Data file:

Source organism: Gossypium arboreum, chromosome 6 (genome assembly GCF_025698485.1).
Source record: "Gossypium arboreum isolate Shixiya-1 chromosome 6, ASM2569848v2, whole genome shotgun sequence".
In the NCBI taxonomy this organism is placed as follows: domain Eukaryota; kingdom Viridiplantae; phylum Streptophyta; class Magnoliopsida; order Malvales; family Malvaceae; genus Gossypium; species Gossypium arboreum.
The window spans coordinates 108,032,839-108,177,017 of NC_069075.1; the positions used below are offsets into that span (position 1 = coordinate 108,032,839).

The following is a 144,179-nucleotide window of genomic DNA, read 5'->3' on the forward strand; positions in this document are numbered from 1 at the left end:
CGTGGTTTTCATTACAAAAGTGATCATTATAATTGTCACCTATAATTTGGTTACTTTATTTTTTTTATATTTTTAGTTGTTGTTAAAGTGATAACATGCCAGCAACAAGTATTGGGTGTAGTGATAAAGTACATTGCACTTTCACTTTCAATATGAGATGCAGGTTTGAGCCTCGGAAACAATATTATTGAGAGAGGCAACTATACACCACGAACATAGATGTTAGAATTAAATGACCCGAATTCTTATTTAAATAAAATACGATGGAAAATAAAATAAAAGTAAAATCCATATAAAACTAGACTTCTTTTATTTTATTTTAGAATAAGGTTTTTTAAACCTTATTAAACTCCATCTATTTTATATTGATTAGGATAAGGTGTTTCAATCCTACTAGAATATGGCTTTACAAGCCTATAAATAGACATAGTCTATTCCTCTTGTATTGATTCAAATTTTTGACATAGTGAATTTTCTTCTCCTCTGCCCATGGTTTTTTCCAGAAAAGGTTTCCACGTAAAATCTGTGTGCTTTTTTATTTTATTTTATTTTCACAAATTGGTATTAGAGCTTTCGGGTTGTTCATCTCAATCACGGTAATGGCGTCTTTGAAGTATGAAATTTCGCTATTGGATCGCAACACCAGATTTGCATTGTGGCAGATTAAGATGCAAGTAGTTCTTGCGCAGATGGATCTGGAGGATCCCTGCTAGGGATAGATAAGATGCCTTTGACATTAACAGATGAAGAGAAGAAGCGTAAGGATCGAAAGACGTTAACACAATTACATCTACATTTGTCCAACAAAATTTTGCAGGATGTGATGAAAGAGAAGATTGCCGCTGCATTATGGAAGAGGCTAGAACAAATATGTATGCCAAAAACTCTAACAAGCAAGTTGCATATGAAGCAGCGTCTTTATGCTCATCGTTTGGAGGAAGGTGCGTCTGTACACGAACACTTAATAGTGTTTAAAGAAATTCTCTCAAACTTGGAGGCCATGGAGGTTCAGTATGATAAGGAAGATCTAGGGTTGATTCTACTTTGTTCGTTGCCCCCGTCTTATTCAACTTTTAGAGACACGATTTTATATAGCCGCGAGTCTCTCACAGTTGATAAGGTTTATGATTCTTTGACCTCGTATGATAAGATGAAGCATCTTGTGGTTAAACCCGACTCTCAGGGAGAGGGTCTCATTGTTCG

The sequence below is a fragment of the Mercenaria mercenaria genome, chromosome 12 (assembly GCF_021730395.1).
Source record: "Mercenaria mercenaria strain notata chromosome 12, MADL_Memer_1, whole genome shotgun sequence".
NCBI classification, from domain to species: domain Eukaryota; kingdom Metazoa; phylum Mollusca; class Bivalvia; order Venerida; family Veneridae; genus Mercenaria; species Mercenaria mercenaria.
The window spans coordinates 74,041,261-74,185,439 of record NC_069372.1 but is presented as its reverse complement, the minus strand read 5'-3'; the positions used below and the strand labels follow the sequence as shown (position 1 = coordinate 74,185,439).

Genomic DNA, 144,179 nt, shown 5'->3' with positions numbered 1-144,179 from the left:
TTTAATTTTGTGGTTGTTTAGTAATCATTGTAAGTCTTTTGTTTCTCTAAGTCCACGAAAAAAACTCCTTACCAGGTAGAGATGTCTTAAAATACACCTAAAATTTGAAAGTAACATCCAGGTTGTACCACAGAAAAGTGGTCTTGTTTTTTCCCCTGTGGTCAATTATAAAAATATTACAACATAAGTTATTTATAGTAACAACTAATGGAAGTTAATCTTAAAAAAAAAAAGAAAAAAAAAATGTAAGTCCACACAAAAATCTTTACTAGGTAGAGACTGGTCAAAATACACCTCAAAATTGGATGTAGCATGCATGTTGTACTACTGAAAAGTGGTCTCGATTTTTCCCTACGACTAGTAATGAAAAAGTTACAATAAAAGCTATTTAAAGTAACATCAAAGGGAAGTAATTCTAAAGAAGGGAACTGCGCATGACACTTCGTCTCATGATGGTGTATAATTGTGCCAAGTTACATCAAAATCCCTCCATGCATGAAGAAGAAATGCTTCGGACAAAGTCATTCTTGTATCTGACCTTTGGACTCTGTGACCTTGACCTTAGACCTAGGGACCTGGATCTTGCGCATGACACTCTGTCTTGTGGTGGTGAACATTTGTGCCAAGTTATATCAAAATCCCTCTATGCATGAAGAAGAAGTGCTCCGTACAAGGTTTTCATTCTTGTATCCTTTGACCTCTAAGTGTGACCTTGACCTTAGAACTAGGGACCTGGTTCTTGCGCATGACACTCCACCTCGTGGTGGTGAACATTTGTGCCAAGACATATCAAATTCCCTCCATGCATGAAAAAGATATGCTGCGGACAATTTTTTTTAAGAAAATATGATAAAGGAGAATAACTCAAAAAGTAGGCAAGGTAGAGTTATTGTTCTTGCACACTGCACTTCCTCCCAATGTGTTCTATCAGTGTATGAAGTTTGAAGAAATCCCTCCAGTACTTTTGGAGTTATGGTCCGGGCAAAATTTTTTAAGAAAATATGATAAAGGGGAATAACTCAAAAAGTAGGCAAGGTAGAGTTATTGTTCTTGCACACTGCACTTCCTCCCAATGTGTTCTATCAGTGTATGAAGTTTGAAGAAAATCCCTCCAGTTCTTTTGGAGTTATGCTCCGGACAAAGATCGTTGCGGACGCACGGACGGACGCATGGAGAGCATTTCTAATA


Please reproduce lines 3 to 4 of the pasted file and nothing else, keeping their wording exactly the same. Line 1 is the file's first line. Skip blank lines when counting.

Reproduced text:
In the NCBI taxonomy this organism is placed as follows: domain Eukaryota; kingdom Viridiplantae; phylum Streptophyta; class Magnoliopsida; order Malvales; family Malvaceae; genus Gossypium; species Gossypium arboreum.
The window spans coordinates 108,032,839-108,177,017 of NC_069075.1; the positions used below are offsets into that span (position 1 = coordinate 108,032,839).